Shirley Sherrod, former Georgia State Director of Rural Development for the U.S. Department of Agriculture, challenged attendees of the 60th Annual Consumer Cooperative Management Association (CCMA) Conference last week to be deliberate and persistent about diversity and inclusion at their co-ops.
The largest independent gathering of consumer retail grocery cooperatives in the U.S., the 2016 CCMA Conference brought together more than 400 food co-op board members, general managers and staff from June 9 – 11 on the campus of the University of Massachusetts in Amherst. This year’s focus on inclusivity made Sherrod’s perspective particularly relevant.
Sherrod, who grew up on a farm in southwest Georgia, vowed early in life to leave agriculture—and the South—behind. That all changed in 1965 when her father was murdered by a white farmer over an alleged livestock dispute. No charges were ever returned against the shooter by an all-white grand jury. The effect on then 17-year-old Sherrod was profound.
“I made a commitment on the night of his death that I would stay in the South and devote my life to working for change,” Sherrod told CCMA attendees. “That was 51 years ago.”
During a career that spanned New Communities, Inc.—the first community land trust in the U.S.—to the U.S. Department of Agriculture, Sherrod made huge strides for minority farmers. She helped them fight back against inferior products sold by fertilizer suppliers and a governor who blocked development funds from the federal government from entering communities that needed it most. During her more than two decades at the Federation of Southern Cooperatives/Land Assistance Fund, she helped countless family farmers—especially African Americans—retain and develop their land.
Southwest Georgia still battles racism, a lack of political influence and a declining population, Sherrod said, but she isn’t one to give up—a community radio station she first proposed in 1969 finally went on the air in 2011. And when New Communities, Inc. was forced to shutter in the face of drought and systemic discrimination, the ensuing class-action lawsuit awarded $12 million to former New Communities landholders.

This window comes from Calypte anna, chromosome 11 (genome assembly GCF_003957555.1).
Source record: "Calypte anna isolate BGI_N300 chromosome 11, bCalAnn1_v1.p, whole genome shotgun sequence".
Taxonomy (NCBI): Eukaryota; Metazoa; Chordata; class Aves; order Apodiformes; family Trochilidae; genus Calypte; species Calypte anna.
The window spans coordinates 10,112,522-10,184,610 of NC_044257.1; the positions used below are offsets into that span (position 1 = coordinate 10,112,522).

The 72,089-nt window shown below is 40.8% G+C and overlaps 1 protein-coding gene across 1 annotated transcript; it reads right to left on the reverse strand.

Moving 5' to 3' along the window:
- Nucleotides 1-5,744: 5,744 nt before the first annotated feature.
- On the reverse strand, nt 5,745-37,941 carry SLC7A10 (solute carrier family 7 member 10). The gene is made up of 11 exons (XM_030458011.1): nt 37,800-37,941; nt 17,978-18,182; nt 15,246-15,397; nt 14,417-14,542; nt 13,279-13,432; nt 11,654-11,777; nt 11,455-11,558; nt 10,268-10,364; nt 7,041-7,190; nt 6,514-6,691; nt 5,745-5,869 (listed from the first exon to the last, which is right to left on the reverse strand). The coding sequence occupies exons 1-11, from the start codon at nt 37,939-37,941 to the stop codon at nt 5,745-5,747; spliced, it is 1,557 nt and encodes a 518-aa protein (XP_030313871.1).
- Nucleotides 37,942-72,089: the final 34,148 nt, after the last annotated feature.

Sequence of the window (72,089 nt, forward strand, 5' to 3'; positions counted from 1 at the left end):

“We could have given up, but we didn’t,” Sherrod said. “The money from that lawsuit allowed the organization to retain more land and really begin to do some of the things we started out doing in the 1960s. Do you all realize how many years that is? You can’t give up.”
Turning to co-ops, Sherrod stressed that change does not happen overnight or without effort. “Diversity and inclusion really need to be brought into the planning process. It’s not a feel-good exercise; it’s a do-good exercise. You may not see results next week, or even next year, but as you strive to become more diverse, as you look at being more inclusive, then you begin to see some of the changes that need to be made,” Sherrod said.
“Really think about the people around you and how you can not only lift yourselves up, but lift others up around you. You’d be surprised by what could happen,” she added.
Perhaps the biggest obstacle of Sherrod’s career came when she was forced out of her position as Georgia State Director of Rural Development at the USDA after blogger Andrew Breitbart posted excerpts online of a Sherrod address that seemed to imply that she had discriminated against a white farmer.
Sherrod was later vindicated when the full context of her comments came out, the white farmer in question defended her and the USDA apologized, but she moved on to the Southwest Georgia Project for Community Education, Inc., a grassroots organization that promotes social justice and economic development, where she continues to effect change as executive director.
“Things can get tough, especially when you’re trying to make a difference. Remember that,” Sherrod told CCMA attendees. “It’s one thing to stay in your little world and think, things are fine, but when you move outside that space and try to change things, it can get tough, but don’t give up.”